October 1st, the designated date for implementation of the Affordable Care Act, is rapidly approaching promising to shake up the healthcare system. Patients, providers, media and members of congress all have differing opinions on how this sweeping law will affect the way we approach medicine. Experts have speculated about this change for years and the time has come for us to finally see just how the Affordable Care Act will affect our lives as medical providers. While some consequences of reform remain unclear, one thing is certain- your patients may not be able to keep you as their nurse practitioner.
President Obama infamously declared that under the Affordable Care Act “If you like your doctor, you’ll be able to keep your doctor, period”. It’s now clear that this won’t be the case for many Americans. Why?
By now you’ve probably heard about healthcare exchanges, the system with which individuals can purchase health insurance under new healthcare reform law. The health insurance plans under these exchanges operate similarly to typical employer-based health insurance plans with which most of us are familiar. These new exchange based plans contain networks of providers and healthcare facilities covered by the plan.
For example, in Nashville where I live, the hospital down the street from my home is in-network for individuals purchasing health insurance through exchanges. Their care will be most cost effective at this hospital. The hospital where I work, however, is out-of-network for individuals purchasing their plans through an exchange. The cost of care at my hospital for these individuals will be much higher or perhaps not covered at all.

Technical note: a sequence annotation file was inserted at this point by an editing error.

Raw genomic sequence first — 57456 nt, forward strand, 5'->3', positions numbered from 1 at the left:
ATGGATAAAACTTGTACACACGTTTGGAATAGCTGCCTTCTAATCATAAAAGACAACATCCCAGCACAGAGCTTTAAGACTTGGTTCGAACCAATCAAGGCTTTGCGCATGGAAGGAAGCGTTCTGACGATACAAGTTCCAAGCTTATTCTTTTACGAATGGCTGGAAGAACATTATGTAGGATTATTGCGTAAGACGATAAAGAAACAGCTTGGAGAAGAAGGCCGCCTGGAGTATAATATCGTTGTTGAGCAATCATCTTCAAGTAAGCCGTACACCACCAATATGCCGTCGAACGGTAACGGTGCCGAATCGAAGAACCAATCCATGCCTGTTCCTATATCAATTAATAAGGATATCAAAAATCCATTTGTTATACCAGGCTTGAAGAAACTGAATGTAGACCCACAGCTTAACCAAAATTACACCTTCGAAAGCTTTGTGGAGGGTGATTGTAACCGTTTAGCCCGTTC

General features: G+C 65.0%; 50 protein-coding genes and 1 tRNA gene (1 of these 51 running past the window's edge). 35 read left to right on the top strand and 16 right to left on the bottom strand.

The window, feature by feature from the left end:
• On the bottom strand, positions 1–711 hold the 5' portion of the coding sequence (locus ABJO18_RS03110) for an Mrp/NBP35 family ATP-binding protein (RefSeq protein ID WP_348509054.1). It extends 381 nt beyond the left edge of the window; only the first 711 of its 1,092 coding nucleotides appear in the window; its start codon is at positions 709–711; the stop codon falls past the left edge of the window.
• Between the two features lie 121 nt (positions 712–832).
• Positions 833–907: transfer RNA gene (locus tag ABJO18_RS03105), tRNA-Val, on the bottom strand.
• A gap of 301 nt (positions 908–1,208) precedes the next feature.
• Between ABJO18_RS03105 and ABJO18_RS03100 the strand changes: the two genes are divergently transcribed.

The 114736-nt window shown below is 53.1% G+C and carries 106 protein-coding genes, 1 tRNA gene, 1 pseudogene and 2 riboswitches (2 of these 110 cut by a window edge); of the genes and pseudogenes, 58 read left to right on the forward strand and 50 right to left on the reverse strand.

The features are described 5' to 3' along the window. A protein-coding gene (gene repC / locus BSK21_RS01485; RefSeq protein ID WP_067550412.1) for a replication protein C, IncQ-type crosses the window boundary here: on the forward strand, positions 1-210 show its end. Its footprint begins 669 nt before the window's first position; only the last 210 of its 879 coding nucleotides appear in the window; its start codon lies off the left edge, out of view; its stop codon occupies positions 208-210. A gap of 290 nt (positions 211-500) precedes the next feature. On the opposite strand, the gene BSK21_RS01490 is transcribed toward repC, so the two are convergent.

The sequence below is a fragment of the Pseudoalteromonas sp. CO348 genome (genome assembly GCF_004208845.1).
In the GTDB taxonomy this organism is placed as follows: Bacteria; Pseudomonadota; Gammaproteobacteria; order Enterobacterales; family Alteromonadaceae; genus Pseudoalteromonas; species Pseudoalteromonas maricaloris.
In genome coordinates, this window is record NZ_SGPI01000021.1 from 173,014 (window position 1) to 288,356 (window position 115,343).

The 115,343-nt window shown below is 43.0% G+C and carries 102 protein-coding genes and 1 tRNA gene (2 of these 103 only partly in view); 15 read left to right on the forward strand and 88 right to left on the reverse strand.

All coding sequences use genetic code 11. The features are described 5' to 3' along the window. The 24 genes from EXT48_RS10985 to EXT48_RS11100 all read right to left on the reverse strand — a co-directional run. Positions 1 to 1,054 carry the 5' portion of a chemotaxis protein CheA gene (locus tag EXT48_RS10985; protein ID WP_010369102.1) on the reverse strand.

If your current patients drop their private health insurance plans instead opting to purchase health insurance through new exchanges, you might not be covered under your patient’s new plan.
Even if you remain in-network for your patients, it may not make financial sense for your practice to accept exchange-based health plans. Many physicians, nurse practitioners and physician assistants in private practice will be driven to join larger companies as the administrative duties associated with the bureaucracy of healthcare reform become too expensive for a small, independent practice to manage. Other providers may choose to remain in smaller practices but opt out of accepting exchange-based health plans to reduce practice overhead and simplify administrative duties.
The bottomline- if your patients are contemplating the switch to a new plan, they may wind up with a new provider.
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